Saturday, September 24, 2011

Fashion in Film Blogathon: Barry Lyndon

Ulla-Britt Soderlund and Milena Canonero, Barry Lyndon's costume designers, won an Oscar for Best Costumes for their work on the film. Probably my favorite Stanley Kubrick movie, Barry Lyndon is one of the most gorgeous-ever films to watch. I'm still not sure it's a great movie, but it's beautifully done and the costumes are just one example. The detail work is astounding and I'm always amazed that the costumes, hair and make-up actually manage to not look too much like the 1970s. Barry Lyndon has aged well!

Based on the novel by William Makepeace Thackeray, Barry Lyndon tells the story of one man's rise in society and subsequent fall. It has its moments of dark humor, which I enjoy very much, but I'm always left wondering if three hours is a bit too much?

I've decided to focus on a few of the ladies in the film, just to keep this post from being any more ridiculously photo-heavy. Also, Ryan O'Neal spends most of the first act in regimentals.

Irishman Redmond Barry's first love is his cousin, Nora (Gay Hamilton). Check out the exquisite lace detail on the gowns both above and below.

Unfortunately, an English soldier proposes to Nora and she accepts!

Redmond Barry fights a duel with the Englishman and has to flee to Dublin. He eventually ends up in the British army fighting in the Seven Years War, which takes him to Germany, where he spends a few days with pretty peasant Lieschen. Unlike Nora, Lieschen (Diana Körner) has only one dress, which is of rougher material and lacks the decorative touches of Nora's wardrobe. While not wealthy, Nora's family is of the landed class; Lieschen has to do farm work, so pretty lace would not be practical!

Eventually escaping his life in the army Redmond becomes a professional gambler and starts meeting aristocratic types across Europe. Unlike Nora and Lieschen, both fresh-faced, the women Redmond meets now are powdered, patched, bewigged and dressed to kill. The men are, too!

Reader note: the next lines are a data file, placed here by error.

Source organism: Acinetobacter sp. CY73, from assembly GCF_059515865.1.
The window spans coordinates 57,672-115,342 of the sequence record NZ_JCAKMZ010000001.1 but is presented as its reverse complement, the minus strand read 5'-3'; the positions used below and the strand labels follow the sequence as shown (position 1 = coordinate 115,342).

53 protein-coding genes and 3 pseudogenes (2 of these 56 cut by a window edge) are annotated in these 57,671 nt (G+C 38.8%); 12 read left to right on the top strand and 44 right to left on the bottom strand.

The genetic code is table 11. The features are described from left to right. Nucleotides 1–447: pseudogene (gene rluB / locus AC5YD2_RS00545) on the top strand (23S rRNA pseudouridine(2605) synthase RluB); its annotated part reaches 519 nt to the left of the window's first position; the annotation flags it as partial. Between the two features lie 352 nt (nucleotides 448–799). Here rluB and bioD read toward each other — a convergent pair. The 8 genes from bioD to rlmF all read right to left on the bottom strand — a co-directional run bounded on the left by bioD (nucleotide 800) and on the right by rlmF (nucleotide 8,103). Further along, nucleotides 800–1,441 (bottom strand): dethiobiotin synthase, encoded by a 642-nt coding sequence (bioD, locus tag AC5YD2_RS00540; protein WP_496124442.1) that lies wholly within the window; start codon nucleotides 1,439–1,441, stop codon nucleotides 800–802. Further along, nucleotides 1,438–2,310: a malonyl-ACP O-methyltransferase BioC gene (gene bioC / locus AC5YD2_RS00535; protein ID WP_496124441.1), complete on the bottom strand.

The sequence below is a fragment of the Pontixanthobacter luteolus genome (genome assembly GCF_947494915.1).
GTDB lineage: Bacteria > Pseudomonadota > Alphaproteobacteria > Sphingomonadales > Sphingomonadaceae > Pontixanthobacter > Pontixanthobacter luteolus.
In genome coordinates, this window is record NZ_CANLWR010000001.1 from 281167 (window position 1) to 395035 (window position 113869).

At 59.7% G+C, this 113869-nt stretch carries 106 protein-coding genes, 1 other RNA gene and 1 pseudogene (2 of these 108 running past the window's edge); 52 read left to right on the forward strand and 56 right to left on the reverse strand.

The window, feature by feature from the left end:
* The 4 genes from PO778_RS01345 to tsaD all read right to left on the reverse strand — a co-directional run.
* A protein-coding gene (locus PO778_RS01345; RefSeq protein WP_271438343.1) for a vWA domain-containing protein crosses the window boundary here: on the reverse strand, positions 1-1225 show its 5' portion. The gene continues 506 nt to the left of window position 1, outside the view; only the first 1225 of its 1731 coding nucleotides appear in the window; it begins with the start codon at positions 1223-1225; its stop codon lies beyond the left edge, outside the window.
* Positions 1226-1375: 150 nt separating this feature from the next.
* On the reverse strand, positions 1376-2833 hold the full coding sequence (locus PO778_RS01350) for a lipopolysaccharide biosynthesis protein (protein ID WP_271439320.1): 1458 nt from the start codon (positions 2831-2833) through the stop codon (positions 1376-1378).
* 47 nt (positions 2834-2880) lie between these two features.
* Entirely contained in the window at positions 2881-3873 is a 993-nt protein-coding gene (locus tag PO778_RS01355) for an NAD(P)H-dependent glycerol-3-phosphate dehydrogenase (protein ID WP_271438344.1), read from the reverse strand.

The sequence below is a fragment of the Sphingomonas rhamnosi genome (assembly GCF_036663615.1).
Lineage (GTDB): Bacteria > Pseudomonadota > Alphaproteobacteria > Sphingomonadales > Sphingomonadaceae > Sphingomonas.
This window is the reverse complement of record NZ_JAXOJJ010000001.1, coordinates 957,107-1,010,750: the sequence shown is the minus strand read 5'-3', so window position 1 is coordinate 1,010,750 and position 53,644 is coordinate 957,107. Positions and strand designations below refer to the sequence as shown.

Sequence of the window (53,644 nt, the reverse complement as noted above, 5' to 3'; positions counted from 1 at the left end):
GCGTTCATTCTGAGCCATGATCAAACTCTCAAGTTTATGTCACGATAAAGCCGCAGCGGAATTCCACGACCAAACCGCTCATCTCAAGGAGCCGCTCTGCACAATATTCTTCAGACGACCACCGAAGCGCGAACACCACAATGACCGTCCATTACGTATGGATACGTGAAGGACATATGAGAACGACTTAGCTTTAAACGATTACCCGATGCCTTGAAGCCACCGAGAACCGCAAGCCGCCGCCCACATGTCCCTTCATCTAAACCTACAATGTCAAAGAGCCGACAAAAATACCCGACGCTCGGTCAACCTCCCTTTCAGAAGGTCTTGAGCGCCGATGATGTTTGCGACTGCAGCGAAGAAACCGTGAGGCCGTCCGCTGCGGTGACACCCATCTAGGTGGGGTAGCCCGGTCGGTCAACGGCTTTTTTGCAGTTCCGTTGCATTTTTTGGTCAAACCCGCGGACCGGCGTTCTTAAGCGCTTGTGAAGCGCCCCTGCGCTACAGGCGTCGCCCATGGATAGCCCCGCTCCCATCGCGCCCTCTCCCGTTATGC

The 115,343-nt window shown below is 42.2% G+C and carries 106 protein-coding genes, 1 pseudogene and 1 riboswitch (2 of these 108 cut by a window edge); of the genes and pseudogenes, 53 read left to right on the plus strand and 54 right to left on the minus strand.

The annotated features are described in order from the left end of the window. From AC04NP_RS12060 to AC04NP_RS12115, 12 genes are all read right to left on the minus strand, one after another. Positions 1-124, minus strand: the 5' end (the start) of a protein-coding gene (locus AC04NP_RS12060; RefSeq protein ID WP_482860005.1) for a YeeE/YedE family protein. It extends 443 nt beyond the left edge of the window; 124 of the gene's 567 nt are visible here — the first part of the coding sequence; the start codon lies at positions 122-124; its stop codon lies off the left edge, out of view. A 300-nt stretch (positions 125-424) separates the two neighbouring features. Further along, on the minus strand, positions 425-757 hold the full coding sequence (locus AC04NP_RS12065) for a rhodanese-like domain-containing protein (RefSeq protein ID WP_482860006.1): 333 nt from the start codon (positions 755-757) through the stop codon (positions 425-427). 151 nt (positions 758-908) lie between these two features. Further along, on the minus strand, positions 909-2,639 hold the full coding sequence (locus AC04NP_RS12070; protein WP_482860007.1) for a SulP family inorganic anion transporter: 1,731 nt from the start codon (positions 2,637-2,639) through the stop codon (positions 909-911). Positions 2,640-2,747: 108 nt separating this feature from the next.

Redmond meets Lady Lyndon (Marisa Berenson), who is very wealthy, but has a husband who refuses (at least for a while) to die. Here are her costumes in Act I:

Sir Charles Lyndon is conveniently removed from the picture, so Redmond Barry and Lady Lyndon can get married--Redmond changes his name to "Barry Lyndon." In the second act, we see that Lady Lyndon's clothes are in transition from the 1770s to the 1780s--hats get bigger, wigs get wider and waists get higher.

Finally a few screen captures of Lady Lyndon en déshabille:

A big big thanks to Angela at The Hollywood Revue for hosting the Fashion in Film Blogathon.

Because some Irish food would go pretty well with Barry Lyndon, here are some of my favorite Irish recipes. Just click on each image to go to the related recipe. (You may need to turn off any pop-up blockers.)
Irish Recipes


  1. Those costumes are freaking amazing! I would love to dress up like that for a day.

    E :)

  2. Oh, wow, those costumes are stunning! Barry Lyndon is one of the few Kubrick movies I haven't seen yet, but now I kinda want to see it if only for the costumes. You're right, they did a great job of not letting the hair and make-up look 1970s. A lot of period films from the 60s and 70s fell into that trap, but not this one. Thanks so much for contributing!

  3. Stunning fashions and yummy food - what could be better? Beautiful post, Lauren.

    I love the way you arranged the photos. Wish I could do that sort of thing but I've barely gotten the hang of posting my photos in a straight simple line.

    Simply a gorgeous post. Can you imagine the hours and hours it must have taken back then (in the 18th century) to put these gowns together? I'll bet the 'nobility' kept seamstresses working 24/7.

  4. Gosh, those costumes are glorious! And some of those ladies' hair... just so much of it! I love it! And I agree, they seemed to do a really good job at not letting their 70s aesthetic influence seep in.
    - Emily

  5. Your screencaps are so mesmerizingly beautiful that I find it difficult to focus on anything else. This just makes me want to rewatch the film right now.

  6. Beautiful movie, and so well made! But indeed , 3 hours is a bit too much... I wrote a paper on Barry Lyndon when I was studying film, about the use of colours in the movie :).


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